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Gian Francesco Torresani of Asola
‘It may be added that our epistles or prefaces are of such a kind that it seems to us proper, for the same reason, that although we seem to write privately to one man, we nevertheless write publicly for all who read our words in friendly fashion.’
Aldus Manutius to Andrea Navagero, March 1514.1
Apuleius 1521 Aldine device.
Aldus’ emphasis on the importance of the epistle dedicatory, both as a method of praising his friendship circle and as a means of instructing his readers was mirrored in the prefaces of Aldine works by his brother-in-law, Gian Francesco Torresani d’Asola (1498-1557 or 1558). As Cataldi Palau (2012) has argued, Gian Francesco was instrumental in the running of the Aldine press, particularly in the 1520s. It was he who was responsible for the production of the editiones principes of Galen and Hippocrates and for a number of editions of the commentaries of Simplicius on Aristotle.
Simplicius 1527 January Aldine device.
Worth had copies of the October 1526, January 1527 and June 1527 editions of Simplicius (on the ‘Physics’, ‘On the Heavens’ and ‘On the Soul’ respectively). They weren’t the only Aristotelian commentators collected by Worth, for he also had a copy of Alexander of Aphrodisaeus in a 1514 Aldine edition. The sixth-century neoplatonist Simplicius of Cilicia was heavily indebted to Iamblichus (c.250-c.330), a copy of whose works Worth also purchased in an Aldine edition. Simplicius sought to bring Aristotelian and Platonic thought together, emphasising areas of agreement between the two, rather than focusing on differences.
Simplicius 1527 June title-page.
That Gian Francesco viewed the printing of Simplicius’ commentaries as a continuation of Aldus’ classical project, a vital companion volume to the Aldine Aristotle, may be seen in his preface to the January 1527 edition. This was addressed to Alberto Pio, the principal patron of the Aldine Aristotle, and Gian Francesco made much of the fact that Pio was yet again involved in bringing an Aristotelian publication to press. Addressing Pio, he stated that ‘after you two had laid the foundations for a work truly outstanding if anything ever was, no one should be surprised that substructures were added allowing it to be completed in all its magnificence’. Gian Francesco therefore saw his editions of the commentaries of Simplicius as the logical culmination of the project initiated by Aldus as far back as the 1490s. Certainly Aldus himself had hoped to published commentaries by Simplicius on the ‘Physics’ of Aristotle – as Cordero (1977) notes, he had stated this aim as early as 14 October 1499.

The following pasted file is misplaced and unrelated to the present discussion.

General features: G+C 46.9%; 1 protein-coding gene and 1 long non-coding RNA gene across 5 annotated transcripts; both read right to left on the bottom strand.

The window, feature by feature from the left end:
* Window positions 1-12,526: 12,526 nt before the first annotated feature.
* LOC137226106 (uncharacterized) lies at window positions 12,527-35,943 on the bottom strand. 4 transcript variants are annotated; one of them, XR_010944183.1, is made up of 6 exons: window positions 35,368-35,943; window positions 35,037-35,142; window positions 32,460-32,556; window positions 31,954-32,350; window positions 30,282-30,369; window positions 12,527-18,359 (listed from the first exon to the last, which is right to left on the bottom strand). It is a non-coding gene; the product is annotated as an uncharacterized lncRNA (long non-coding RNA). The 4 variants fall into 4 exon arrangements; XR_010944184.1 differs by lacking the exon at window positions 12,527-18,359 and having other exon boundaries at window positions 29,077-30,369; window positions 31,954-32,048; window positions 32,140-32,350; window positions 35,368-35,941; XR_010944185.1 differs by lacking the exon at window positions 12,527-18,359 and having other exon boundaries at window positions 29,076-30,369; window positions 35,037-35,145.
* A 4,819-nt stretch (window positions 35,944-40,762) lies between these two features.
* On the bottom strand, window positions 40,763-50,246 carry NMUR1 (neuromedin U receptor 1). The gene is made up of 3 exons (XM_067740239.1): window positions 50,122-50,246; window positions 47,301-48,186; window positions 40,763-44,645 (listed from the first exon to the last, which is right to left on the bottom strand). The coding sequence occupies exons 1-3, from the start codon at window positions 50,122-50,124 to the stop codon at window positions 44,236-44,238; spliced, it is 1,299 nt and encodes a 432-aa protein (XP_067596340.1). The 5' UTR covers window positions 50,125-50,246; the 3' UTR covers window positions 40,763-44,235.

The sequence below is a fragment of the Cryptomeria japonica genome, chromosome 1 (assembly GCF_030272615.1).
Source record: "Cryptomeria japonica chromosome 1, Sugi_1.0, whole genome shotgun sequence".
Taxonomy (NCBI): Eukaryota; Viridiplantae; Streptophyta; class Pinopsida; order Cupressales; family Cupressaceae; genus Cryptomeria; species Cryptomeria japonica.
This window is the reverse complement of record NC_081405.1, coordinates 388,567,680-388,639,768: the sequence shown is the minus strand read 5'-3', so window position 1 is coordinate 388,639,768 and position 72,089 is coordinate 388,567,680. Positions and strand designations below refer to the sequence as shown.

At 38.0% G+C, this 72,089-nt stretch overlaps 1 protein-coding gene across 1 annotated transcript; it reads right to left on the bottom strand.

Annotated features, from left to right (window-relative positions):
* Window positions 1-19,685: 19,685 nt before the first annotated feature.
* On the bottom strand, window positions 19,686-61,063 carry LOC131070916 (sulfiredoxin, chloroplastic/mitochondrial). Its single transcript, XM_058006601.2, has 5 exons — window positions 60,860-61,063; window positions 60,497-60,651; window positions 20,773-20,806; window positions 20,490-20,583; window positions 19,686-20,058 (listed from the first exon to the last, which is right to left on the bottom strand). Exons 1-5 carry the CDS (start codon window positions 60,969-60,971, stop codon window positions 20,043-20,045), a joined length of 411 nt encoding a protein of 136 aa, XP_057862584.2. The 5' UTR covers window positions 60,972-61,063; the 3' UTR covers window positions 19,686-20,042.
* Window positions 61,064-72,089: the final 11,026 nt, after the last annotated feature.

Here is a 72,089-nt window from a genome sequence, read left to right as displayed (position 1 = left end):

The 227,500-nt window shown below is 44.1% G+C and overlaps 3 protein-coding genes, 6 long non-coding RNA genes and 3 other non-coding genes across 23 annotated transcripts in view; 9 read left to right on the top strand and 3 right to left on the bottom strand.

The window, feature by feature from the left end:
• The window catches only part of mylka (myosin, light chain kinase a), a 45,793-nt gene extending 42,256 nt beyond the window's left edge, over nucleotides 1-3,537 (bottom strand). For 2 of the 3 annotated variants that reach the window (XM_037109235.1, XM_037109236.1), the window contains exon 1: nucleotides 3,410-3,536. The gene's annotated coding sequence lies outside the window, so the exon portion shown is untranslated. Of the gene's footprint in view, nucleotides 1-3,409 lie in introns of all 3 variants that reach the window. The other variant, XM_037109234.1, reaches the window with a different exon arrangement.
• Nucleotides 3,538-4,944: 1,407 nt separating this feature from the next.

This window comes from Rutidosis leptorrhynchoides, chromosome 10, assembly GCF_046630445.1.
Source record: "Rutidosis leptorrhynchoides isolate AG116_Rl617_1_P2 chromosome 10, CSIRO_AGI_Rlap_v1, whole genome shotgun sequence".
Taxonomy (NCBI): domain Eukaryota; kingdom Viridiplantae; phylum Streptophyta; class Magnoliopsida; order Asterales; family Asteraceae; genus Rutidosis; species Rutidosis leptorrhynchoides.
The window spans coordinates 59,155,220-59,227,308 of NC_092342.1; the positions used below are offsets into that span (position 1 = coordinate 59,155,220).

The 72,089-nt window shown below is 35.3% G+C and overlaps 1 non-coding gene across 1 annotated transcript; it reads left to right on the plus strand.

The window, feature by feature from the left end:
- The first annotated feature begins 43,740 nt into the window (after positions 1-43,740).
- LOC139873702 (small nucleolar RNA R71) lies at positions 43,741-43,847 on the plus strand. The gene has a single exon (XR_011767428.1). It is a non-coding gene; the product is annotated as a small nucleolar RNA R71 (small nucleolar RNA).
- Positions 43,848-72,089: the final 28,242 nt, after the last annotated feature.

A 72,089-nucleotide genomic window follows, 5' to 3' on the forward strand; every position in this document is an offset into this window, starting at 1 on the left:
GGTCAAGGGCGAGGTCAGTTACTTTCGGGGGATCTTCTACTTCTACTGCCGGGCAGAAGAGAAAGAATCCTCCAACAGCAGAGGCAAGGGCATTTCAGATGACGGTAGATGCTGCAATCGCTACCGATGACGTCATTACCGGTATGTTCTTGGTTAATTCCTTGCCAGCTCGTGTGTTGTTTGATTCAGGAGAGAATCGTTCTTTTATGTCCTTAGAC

Simplicius 1527 June annotation detail.
While Aldus’ son Paolo was still a child Andrea, and later Gian Francesco, ruled supreme at the press but once Paulo reached his majority storm clouds appeared on the otherwise tranquil printing horizon of the press. Following Andrea’s death Paolo sought to assert his authority – leading to a quarrel with Gian Francesco. By 1540 the reign of Gian Francesco was well and truly over.
Cataldi Palau, Annaclara (2012), ‘Gian Francesco Torresani of Asola and the Aldine printing press: A new chapter in intellectual and printing history’, Intellectual News, 10: 1, pp. 28-44.
Cordero, Nestor-Luis (1977), ‘Analyse de L’Edition Aldine du Commentaire de Simplicius a la Physique D’Aristote’, Hermes, 105, no. 1, pp. 42-54.
Fazzo, Silvia (2004), ‘Aristotelianism as a commentary tradition’, Bulletin of the Institute of Classical Studies, 47, no. 83, part 1, pp. 1-19.
Gaskin, Richard (2000), Simplicius On Aristotle’s “Categories 9-15” (New York: Cornell University Press).
1 Aldus Manutius, ‘The Life of a Scholar-Printer’ in The Portable Renaissance Reader, edited by James Bruce Ross and Mary Martin McLaughlin (Penguin: New York, 1977), p. 399.